For example, the commonly used solvent polyethylene glycol (PEG) 400 is known to exhibit gastrointestinal adverse effects like watery feces or emesis following oral administration in dogs [5]. Enabling formulations like amorphous solid dispersions (ASD) are commonly used to improve bioavailability. However, high polymer quantities for several days can result in agglomeration and the formation of pharmacobezoars, leading to a fatal obstructive ileus [6]. The objective of this work was to identify an alternative vehicle for the toxicology studies in Beagle dogs for the low-toxicity anti-infective corallopyronin A (CorA), which is currently under late preclinical development for parasitic filarial nematode and bacterial infections [7]. According to the Guideline on Repeated Dose Toxicity, two different species of mammals should be used in preclinical drug development [3]. Previous toxicological studies were conducted in Wistar rats, representing the rodent species. For the toxicological investigation in a non-rodent species, Beagle dogs were selected.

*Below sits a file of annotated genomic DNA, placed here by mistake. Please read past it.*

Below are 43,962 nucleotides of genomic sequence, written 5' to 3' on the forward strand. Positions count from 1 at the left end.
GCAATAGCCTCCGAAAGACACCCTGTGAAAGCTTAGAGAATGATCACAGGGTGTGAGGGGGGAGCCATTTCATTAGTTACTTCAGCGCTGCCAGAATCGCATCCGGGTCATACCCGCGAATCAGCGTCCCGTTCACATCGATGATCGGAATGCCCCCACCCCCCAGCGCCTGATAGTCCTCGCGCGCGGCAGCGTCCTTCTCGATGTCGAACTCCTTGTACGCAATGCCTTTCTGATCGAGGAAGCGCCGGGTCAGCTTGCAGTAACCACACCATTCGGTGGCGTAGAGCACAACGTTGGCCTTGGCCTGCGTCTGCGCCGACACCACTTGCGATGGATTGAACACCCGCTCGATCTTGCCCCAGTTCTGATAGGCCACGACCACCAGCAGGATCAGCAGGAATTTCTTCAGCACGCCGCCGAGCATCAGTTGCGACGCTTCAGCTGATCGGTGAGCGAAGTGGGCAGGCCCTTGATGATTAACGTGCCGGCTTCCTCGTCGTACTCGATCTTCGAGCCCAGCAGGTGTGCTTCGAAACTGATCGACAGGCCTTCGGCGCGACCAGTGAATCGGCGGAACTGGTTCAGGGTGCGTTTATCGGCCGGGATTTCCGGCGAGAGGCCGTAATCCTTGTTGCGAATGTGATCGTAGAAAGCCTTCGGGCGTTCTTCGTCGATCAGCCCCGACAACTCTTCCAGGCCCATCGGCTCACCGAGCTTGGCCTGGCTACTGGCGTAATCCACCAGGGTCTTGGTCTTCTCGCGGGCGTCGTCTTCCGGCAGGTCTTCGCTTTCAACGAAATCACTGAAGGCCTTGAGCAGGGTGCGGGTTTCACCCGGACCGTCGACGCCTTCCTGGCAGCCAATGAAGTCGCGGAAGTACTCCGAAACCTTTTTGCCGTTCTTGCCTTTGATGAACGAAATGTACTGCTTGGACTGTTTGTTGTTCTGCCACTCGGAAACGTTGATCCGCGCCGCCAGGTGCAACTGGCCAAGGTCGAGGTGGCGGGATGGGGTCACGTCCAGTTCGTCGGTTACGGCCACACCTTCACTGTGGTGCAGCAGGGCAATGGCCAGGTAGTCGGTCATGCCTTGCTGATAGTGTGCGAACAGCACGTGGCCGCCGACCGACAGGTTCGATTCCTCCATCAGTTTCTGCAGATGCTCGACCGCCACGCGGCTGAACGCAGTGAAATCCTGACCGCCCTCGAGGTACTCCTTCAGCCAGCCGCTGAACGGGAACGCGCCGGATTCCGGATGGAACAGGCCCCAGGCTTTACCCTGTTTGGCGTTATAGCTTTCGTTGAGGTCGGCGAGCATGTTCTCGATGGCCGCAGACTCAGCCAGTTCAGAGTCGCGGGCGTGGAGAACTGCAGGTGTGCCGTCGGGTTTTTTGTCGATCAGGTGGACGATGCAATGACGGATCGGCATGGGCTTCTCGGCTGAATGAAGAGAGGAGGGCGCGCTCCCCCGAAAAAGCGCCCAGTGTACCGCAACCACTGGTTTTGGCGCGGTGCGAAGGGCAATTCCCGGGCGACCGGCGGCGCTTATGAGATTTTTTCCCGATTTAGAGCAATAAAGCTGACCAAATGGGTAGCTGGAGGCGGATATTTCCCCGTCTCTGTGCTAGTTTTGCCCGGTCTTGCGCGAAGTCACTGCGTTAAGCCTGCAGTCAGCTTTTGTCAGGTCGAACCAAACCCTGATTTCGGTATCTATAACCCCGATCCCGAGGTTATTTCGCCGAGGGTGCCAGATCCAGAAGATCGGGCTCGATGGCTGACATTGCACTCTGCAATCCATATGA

The combination of the poor aqueous solubility of CorA (91.13 µg/mL at pH 6.5) and the required high dose levels (150–750 mg/kg) excluded many common vehicles for toxicology studies [7]. Moreover, the waxy consistency of the fully amorphous CorA (glass transition temperature of 5 °C) did not allow for the suspending of the drug substance as a homogeneous suspension [7]. In recent years, mesoporous silica has been proven to be an easy-to-use powdered intermediate that increases the bioavailability of poorly soluble drugs. In contrast to ASDs, the risk of pharmacobezoar formation was assumed to be lower due to the mineral and inert character of mesoporous silica. Therefore, we aimed to introduce the mesoporous silica formulation principle as a drug carrier for toxicological studies of CorA and a potential option for future challenging drug candidates.